“A Back-to-School Rule,” column for Aug. 23, 2016


Few experiences in a child’s life are as daunting as the first day of a new school year.  The summer I was 6, my mother and her new husband decided, against my advice, to move to a town 10 miles away.

At the time, we were living just up the hill from the best place on Earth, my grandparents’ house; a stone’s throw from the market where I bought treats; and a shortcut through the woods to the school where I finished first grade at the top of my class.

I had all I needed within walking distance. I saw no need to change it. But my mother said children should be seen, not heard. So we moved to a place surrounded by a cow pasture and a whole lot of lonely. [Read more…]

“Joe’s Story,” column for Aug. 16, 2016

I got in big trouble with my brother last week. Never mind why. OK, I’ll tell you. He says I messed in his business without permission. If I’d asked him for permission, he’d have said no.

Joe is 64 years old, totally blind, severely crippled from cerebral palsy. He’s lived all his adult life on his own, with only occasional help from his family or good people in his church.

His wife, Tommie Jean, was also blind. For 10 years, they were inseparable. He’d lead the way, tapping with his cane, and she’d follow holding his hand. [Read more…]

“The Kindness of Strangers and Others,” Aug. 9, 2016

Nothing fills me with hope or affirms my belief in God more than the boundless human capacity to care for one another.

It’s almost noon. I’m lying in bed eating a fried-egg sandwich and writing a column. Actually, I’m writing the column in my head. I’ll type it on a computer after I finish eating and lick the mayo off my hands. [Read more…]

“Remembering my Brother,” column for Aug. 2, 2016

A phone call at 5 a.m. rarely brings good news. I held my breath, afraid to answer. On the last ring, when I saw my sister’s name on the caller ID, I said a prayer and dialed her number. That’s how I learned what I never dreamed possible: My younger brother had died unexpectedly in his sleep.

His name was Denton. I called him “Bubba.” That’s Southern for “brother.” I also called him “Monkey Boy.” That’s Southern for a squirrely kid with a mile-wide grin that lights you up like Christmas and looks, yes, like a monkey. A cute one.

I wish you could’ve known him. Maybe you did. He never met a stranger. [Read more…]

“A Book with a Message for All Ages,” column for July 26, 2016

The package was addressed to “Papa Mark.” That’s what our grandkids call him. I wanted to open it, but forced myself to wait until he gets home. It’s the least I can do. He deserves the credit for the contents of that package. My only credit is being smart enough to marry him.

It was a second marriage for us both. I was a widow. He was divorced. We share five children, three who are married, and five grandchildren. Some people go to Paris. We go to kids’ birthday parties. Who needs Paris when you can be a bouncer at a bounce house? [Read more…]

“The Good, the Bad and the Painful,” column for Tues., July 19, 2016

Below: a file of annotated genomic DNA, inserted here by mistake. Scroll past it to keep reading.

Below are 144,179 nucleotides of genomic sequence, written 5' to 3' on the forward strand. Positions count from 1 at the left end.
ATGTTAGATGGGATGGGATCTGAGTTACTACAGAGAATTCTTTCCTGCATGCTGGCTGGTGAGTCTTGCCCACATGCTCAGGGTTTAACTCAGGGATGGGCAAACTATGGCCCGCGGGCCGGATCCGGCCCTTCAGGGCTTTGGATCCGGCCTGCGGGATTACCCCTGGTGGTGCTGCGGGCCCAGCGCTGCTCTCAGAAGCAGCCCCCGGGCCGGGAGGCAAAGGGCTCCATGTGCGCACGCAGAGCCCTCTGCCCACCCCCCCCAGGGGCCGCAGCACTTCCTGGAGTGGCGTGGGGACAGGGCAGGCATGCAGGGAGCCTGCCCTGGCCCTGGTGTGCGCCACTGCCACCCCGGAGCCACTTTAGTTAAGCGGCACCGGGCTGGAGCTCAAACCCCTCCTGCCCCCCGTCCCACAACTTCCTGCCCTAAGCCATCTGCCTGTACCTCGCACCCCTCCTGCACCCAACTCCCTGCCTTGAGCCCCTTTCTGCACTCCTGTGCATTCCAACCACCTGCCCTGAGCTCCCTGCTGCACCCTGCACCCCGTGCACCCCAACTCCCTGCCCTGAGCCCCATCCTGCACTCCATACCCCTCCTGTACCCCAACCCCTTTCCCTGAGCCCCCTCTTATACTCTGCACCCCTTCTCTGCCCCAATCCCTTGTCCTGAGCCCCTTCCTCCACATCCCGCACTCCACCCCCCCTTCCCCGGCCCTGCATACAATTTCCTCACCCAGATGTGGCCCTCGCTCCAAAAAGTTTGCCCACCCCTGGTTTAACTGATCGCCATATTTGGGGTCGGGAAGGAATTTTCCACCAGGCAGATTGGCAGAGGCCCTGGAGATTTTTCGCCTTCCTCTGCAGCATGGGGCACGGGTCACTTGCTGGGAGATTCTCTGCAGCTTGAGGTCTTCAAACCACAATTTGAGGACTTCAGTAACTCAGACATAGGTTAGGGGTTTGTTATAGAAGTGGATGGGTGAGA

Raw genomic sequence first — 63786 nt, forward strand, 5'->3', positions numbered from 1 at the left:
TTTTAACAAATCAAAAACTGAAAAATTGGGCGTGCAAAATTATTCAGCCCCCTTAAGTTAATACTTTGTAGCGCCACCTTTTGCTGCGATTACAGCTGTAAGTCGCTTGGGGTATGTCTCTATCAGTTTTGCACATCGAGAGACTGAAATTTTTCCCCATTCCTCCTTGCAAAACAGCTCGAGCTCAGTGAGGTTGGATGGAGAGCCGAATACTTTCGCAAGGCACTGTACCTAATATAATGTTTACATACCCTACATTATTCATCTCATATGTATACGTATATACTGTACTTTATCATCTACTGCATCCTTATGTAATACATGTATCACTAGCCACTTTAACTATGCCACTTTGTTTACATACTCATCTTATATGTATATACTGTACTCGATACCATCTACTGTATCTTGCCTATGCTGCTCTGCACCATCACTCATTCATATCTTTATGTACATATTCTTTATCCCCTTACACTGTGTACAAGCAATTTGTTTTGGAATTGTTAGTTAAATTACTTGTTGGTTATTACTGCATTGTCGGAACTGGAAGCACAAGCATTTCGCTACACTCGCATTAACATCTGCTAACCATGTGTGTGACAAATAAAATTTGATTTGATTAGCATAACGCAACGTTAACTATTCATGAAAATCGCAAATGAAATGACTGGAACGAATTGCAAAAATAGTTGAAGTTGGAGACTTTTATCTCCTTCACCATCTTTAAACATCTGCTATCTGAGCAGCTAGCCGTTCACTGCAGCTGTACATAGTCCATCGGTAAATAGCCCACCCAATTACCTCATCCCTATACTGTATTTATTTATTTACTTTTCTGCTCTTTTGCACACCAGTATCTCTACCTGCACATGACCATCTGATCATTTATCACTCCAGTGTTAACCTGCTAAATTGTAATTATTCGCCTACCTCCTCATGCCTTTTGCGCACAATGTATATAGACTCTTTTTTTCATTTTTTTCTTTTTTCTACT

Recently I wrote a column in which I addressed the question, “What’s this world coming to?”

Basically, I said, despite the horrors we hear about daily, the world remains a “mostly good” place. Bad things happen, but good things happen, too, far more good than bad. It’s a matter of perspective, how we choose to look at it.

As I finished that column, I could almost hear my mother say, ‘You forgot to add ‘Lord willing and knock on wood!’ ” [Read more…]

“A Mostly Good World,” column for July 12, 2016

What’s this world coming to?

My mother mumbled that while reading the paper. My grandmother whispered it at too-short skirts. My granddad spit it like tobacco juice at any kind of cruelty or injustice.

It wasn’t a question so much as a comment: The world, as they saw it, was going to a place where good people and their children did not want to go.

I kept waiting for the world to get to that place. Somehow it never did. It came close at times, more often than I can tell you. But in the darkest moments _ in heartache and fear and absolute despair _ the world remained for me a mostly good place.

Bad things happened for me and my loved ones just as they do for you and yours. But good things happened, too, in far greater measure than bad.

At least, that’s how I saw it. [Read more…]

“A Sister’s Forgiveness,” column for July 5, 2016

Nobody likes to say, “I’m sorry.” But most of us like to hear it on occasion.

This morning I called my sister to apologize for things I said last night. Never mind what. Just a few helpful hints for her health and well being. Simple suggestions like, try an ice pack on your knees. Take a warm bath before bed. Talk to your doctor about those nerve pills that Mama used to take.

My sister is a retired nurse, smarter than I’ll ever be. She doesn’t need me to tell her stuff she already knows. But I do it all the time. And I likely will again. [Read more…]

“What’s Your Story?”, column for June 28, 2016

How do you get people to tell you their stories?

Readers of my column often write to ask me that. It’s a great question.

My children might tell you it’s because I wear a sign on my back that reads: “Confess. Do it now before I beat it out of you.”

Don’t believe them. I’ve never worn a sign like that. If I did, they certainly never heeded it. [Read more…]

“A Dog Story,” column for June 21, 2016

Sometimes the best gift is something you never wanted.

When my oldest child was 12, he came home from school one day with a “proposal.” The boy was sharp, but “proposal” was a big word. It got my attention.

“What’s up?” I said. [Read more…]